Tuesday, October 1, 2013
Freshness should inject camp with intrigue
By Chris Forsberg
Boston Celtics president of basketball operations Danny Ainge and first-year coach Brad Stevens were not being competitively coy this summer when they shrugged their shoulders upon being asked about topics like the team's potential starting lineup, rotations, and even overall expectations. How in the world could they answer those questions without actually seeing this overhauled team on the floor?
They'll get that opportunity Tuesday with the first of three days of workouts on the campus of Salve Regina University to start training camp. Sure, Boston has held informal workouts for much of the summer, but even as players trickled back to the area, there's only so much you can gauge from individual workouts or 3-on-3 games.
Now, even with lingering logjams at shooting guard and power forward, and with Rajon Rondo and Jared Sullinger still rehabbing from February surgeries, the Celtics will get a better idea of exactly what they've got this week and can finally start drafting a road map to where they want to be.
"[The start of camp] gives me a sense of excitement," said Ainge. "I’m anxious to see how the competition goes and how the combinations work together. I’m very excited about this year. I think it’s going to be a lot of fun. I think we’re going to have great energy. I honestly don’t know who the starting 5 will be or who the second 5 will be or any of those things. I’m very confident that we’re going to have some pretty good competition. We have a deep team, but how they all fit together, I just don’t know yet."
Ainge has admitted the roster isn't the perfect blend of players, particularly at those traffic-jammed positions where skill sets overlap and will make it difficult on Stevens to determine roles and divide playing time early on. Ainge also acknowledges that few trades happen this time of year and the Celtics have to figure out what they have before they start shuffling pieces later in the year (and especially next summer).
Ainge knows everyone expects his team to struggle and understands that a very real possibility. But until he sees this team in camp, he can't gauge what is reasonable expectations.
"I honestly don’t know what my expectations are yet. I need to see this team play together," said Ainge. "We have a brand new coaching staff that’s never worked together, we have a [new] group of guys, we have a little bit of a logjam at the four and the five, and a little bit of a logjam at the two... There’s so many questions that Brad has to figure out through training camp and exhibition season and probably through the course of the season. I don’t say patience. I’m excited about it. I expect those guys to play hard every night. We’ll figure it out as the year goes on."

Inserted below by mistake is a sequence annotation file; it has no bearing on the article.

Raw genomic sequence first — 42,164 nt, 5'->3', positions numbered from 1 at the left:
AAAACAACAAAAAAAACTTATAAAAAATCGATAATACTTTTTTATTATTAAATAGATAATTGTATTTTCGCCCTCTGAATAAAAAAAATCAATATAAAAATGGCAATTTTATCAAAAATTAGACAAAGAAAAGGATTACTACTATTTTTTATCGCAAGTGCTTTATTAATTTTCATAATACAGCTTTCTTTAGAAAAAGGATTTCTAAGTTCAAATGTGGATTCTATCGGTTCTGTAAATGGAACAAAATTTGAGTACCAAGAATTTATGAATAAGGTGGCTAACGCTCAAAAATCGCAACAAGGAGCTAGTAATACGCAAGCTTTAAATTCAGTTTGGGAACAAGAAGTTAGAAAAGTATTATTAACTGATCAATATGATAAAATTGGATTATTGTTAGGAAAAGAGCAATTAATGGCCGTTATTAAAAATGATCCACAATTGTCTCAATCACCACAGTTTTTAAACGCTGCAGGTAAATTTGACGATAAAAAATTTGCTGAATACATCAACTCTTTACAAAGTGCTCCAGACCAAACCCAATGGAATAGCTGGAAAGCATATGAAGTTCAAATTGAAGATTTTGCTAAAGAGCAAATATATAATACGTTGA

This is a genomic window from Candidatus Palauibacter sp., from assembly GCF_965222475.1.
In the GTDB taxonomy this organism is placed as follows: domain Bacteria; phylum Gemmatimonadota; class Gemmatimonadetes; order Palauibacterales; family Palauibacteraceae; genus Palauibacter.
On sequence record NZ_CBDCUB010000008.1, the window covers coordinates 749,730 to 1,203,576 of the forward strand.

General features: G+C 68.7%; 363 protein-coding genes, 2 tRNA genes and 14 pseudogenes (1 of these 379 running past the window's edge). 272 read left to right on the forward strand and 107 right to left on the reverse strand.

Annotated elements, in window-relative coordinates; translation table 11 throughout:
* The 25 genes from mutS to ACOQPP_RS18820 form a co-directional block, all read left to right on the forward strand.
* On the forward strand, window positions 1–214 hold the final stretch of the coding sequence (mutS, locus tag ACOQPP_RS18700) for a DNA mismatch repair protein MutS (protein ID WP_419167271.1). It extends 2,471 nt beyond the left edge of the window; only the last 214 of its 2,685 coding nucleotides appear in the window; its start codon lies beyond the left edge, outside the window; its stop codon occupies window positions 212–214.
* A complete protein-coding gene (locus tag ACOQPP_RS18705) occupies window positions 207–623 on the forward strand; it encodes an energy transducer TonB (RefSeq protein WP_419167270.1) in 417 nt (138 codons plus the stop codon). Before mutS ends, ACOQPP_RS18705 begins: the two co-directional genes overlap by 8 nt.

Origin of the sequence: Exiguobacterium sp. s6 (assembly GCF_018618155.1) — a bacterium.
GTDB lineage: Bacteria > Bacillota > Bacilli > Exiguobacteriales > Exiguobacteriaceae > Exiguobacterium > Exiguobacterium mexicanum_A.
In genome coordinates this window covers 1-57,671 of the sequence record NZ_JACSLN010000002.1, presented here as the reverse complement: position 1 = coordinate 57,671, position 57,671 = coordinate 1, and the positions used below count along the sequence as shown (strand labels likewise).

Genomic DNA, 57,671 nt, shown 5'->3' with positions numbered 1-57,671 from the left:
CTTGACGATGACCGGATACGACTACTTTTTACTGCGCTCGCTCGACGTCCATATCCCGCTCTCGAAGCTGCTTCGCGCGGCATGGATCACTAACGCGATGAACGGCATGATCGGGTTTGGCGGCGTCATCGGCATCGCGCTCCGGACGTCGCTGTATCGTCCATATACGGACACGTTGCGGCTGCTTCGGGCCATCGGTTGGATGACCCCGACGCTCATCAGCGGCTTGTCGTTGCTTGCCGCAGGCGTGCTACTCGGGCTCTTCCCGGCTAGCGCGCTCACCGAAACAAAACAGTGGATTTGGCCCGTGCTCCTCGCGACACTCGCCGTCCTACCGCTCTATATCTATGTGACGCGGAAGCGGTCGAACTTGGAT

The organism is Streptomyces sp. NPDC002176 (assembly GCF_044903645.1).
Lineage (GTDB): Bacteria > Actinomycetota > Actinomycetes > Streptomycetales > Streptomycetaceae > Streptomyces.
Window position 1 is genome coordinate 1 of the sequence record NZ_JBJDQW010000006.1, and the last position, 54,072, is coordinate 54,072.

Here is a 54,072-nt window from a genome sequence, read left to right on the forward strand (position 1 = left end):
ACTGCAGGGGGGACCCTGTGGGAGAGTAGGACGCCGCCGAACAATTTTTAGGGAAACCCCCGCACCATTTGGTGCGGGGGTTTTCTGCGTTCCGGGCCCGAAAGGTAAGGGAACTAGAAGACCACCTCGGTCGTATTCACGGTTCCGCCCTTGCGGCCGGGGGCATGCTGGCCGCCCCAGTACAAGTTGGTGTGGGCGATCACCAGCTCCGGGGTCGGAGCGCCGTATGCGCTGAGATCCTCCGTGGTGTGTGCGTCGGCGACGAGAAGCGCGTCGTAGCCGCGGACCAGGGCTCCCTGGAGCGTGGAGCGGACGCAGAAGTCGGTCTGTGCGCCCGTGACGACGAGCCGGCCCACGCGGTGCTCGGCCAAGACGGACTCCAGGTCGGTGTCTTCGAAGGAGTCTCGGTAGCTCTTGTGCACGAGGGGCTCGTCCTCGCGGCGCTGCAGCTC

For his part, Stevens has fielded plenty of questions about whether Boston might struggle in his first season, potentially exposing the first-year coach to more losing than he saw his entire time at Butler. But he's not worried about results at the moment.
"My job is to coach basketball and coach the team. The team’s job is to play to their highest level," said Stevens. "Part of coaching a team is to find strengths and putting [players] into position to use those strengths. I don’t get too emotionally worried about results one way or another. I’m a competitive guy. My goal from a coaching perspective is to get these guys in position to have as much success as possible as soon as possible. That’s going to be our task every single day.
"To do that as a team, No. 1, we’re going to have to come together because it’s a new team, it’s a new group of guys, and share a common goal, and that common goal has got to be that we can be the best we can be today, get better and then keep getting better and better and try to be as good as we can by the first game and the next game and just do it as a day-by-day, step-by-step process."
Tuesday's practice is Step 1 and might start helping answering all the questions surrounding this team.
One thing is certain: Things will be different this year and that's not necessarily a bad thing. For the past six seasons, a veteran roster entered camp with a familiar look and a singular goal. Most everything is new this season and it should inject some life into camp.